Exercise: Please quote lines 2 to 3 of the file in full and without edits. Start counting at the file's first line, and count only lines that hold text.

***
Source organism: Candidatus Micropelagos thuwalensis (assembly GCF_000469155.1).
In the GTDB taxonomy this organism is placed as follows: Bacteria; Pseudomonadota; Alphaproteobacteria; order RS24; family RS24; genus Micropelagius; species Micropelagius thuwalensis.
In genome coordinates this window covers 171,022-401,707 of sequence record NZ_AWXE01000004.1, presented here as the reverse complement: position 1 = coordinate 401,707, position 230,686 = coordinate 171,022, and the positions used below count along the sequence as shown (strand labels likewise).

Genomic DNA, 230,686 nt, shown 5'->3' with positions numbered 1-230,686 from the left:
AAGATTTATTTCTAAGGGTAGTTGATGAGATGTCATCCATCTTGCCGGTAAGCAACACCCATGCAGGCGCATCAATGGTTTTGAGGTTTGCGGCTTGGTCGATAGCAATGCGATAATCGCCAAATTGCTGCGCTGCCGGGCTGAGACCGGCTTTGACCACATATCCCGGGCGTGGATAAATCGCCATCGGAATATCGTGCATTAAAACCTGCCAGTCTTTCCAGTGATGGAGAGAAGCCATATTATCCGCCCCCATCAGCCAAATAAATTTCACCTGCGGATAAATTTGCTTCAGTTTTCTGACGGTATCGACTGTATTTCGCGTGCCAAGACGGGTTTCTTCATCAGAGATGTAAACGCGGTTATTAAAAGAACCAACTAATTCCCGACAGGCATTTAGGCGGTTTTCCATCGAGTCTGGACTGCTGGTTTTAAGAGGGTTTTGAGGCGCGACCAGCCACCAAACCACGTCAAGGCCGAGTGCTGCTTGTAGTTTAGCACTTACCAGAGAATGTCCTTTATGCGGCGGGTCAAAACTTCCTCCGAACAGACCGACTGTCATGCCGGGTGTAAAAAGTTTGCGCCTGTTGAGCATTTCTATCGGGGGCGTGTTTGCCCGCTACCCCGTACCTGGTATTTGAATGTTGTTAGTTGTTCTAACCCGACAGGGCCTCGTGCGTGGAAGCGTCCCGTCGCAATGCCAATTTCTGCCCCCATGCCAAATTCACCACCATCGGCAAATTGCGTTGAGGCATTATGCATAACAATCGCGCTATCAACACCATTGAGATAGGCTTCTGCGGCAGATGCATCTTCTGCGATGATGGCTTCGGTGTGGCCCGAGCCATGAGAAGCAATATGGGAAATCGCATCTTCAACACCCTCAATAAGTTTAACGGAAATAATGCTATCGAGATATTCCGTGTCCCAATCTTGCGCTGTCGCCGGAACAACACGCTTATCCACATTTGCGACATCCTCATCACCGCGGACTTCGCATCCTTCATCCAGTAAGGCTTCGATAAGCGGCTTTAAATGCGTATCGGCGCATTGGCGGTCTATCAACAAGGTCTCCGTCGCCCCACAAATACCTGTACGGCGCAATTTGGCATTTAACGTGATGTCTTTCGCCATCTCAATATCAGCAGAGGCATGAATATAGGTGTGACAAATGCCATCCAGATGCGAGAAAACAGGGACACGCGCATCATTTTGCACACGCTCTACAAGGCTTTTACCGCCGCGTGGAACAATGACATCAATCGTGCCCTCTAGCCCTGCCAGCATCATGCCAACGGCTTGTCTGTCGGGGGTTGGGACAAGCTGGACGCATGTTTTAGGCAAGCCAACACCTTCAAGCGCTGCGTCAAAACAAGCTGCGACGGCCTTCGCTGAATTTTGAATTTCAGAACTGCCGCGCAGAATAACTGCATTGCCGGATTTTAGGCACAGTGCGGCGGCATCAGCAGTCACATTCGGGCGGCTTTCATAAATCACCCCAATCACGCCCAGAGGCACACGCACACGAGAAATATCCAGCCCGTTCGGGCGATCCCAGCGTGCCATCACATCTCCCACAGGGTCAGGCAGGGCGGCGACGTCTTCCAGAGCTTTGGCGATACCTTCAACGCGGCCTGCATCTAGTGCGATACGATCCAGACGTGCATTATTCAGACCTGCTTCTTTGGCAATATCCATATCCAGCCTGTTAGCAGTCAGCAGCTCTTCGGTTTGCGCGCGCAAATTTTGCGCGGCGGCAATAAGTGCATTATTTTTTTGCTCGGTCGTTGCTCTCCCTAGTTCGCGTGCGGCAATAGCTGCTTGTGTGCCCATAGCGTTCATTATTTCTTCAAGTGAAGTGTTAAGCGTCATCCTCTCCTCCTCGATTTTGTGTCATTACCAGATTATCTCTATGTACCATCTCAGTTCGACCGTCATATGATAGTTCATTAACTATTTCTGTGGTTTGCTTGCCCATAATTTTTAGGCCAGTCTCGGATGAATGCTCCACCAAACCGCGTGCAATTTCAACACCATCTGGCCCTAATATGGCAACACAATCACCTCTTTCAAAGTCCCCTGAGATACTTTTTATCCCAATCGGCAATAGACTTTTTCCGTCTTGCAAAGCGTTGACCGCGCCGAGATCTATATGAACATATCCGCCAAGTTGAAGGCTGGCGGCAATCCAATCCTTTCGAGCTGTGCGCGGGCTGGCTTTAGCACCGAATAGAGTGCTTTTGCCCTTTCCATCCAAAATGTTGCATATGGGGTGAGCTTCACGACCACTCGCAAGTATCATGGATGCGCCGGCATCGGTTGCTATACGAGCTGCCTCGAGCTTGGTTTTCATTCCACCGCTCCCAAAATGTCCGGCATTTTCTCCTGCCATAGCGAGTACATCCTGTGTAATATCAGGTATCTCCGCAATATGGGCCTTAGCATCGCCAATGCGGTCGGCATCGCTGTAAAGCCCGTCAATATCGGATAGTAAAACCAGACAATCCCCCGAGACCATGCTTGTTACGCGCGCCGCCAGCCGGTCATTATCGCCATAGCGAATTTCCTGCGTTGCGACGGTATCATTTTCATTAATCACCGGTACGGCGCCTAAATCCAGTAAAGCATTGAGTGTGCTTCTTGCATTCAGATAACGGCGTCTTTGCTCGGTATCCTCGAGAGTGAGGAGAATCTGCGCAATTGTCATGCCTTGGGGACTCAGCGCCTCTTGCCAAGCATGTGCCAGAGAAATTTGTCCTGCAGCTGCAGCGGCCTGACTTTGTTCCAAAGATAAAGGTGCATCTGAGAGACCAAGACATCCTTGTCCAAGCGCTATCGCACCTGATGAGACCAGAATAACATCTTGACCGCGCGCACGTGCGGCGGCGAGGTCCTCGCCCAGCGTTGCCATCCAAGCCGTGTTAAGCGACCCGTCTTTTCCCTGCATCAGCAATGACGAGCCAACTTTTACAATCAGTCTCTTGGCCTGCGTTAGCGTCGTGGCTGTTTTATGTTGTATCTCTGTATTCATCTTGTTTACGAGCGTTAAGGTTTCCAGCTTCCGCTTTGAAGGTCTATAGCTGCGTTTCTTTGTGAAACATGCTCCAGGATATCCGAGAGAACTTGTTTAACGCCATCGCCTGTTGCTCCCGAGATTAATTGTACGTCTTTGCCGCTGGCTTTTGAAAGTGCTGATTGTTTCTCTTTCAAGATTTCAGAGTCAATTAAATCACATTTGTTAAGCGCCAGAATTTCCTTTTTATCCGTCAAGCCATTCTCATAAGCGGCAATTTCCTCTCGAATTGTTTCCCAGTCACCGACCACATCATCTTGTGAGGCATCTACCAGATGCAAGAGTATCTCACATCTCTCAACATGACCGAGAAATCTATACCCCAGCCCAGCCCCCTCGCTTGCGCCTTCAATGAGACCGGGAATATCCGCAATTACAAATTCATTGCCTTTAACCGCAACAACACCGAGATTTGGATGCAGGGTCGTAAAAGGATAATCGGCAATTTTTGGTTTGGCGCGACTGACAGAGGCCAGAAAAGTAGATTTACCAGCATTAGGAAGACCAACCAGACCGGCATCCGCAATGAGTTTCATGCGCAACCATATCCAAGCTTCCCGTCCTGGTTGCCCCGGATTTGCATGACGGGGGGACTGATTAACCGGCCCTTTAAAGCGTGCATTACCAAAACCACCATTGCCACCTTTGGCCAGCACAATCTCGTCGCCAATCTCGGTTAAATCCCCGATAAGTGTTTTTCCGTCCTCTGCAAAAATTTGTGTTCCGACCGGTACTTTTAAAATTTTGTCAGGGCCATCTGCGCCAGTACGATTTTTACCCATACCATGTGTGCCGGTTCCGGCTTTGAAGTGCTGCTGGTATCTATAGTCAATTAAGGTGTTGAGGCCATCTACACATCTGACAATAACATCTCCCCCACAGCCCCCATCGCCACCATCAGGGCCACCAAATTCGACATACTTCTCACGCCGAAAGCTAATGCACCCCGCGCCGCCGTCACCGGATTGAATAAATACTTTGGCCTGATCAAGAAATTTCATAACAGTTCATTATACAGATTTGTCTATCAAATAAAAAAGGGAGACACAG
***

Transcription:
In the GTDB taxonomy this organism is placed as follows: Bacteria; Pseudomonadota; Alphaproteobacteria; order RS24; family RS24; genus Micropelagius; species Micropelagius thuwalensis.
In genome coordinates this window covers 171,022-401,707 of sequence record NZ_AWXE01000004.1, presented here as the reverse complement: position 1 = coordinate 401,707, position 230,686 = coordinate 171,022, and the positions used below count along the sequence as shown (strand labels likewise).